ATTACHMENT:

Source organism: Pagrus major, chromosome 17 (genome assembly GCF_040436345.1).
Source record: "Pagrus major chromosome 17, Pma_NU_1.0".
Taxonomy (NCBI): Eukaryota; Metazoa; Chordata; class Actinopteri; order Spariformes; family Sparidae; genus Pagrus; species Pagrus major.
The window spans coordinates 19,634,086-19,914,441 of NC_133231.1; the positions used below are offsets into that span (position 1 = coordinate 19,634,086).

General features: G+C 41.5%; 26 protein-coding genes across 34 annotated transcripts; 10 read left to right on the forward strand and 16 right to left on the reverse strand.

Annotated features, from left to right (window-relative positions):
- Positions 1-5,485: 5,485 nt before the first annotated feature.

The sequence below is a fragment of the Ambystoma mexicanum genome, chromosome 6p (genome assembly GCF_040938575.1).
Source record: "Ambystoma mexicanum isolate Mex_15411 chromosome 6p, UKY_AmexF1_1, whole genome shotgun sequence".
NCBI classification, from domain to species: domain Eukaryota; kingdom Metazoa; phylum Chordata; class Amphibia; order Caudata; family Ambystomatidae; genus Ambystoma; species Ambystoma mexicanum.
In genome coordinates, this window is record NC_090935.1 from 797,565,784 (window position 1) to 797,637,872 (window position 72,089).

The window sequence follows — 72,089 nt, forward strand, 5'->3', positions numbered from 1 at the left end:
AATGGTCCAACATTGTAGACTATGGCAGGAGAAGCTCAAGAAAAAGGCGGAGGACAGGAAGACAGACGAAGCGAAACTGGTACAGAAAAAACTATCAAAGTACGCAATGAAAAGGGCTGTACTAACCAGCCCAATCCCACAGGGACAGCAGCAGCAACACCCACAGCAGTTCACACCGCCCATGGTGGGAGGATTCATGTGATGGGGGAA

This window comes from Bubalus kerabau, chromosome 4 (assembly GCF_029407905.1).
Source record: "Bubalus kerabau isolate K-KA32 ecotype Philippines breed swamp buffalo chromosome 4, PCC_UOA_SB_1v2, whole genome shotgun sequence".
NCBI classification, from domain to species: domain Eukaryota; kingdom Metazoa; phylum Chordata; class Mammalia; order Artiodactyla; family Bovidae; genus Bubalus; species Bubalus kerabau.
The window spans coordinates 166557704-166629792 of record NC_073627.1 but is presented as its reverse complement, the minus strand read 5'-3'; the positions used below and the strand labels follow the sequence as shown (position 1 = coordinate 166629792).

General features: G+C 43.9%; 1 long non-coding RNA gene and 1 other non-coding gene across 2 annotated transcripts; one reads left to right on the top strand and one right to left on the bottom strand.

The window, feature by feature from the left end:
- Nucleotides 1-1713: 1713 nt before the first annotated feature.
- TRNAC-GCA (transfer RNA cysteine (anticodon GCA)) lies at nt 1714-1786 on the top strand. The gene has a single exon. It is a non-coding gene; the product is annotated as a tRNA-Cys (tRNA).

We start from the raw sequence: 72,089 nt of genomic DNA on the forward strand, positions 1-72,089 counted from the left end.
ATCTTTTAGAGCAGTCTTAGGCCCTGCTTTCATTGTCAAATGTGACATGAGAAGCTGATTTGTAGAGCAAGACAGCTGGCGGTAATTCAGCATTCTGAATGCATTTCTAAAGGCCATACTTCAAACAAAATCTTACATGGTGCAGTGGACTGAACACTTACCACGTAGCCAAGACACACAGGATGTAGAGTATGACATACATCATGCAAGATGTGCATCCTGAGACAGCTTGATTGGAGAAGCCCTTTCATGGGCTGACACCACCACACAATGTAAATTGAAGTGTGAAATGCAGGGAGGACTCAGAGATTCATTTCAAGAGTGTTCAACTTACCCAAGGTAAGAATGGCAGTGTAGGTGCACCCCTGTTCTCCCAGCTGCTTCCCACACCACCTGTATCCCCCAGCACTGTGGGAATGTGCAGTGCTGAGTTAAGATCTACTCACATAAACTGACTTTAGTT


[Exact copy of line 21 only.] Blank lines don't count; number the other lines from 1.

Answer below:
- TRNAC-GCA (transfer RNA cysteine (anticodon GCA)) lies at nt 1714-1786 on the top strand. The gene has a single exon. It is a non-coding gene; the product is annotated as a tRNA-Cys (tRNA).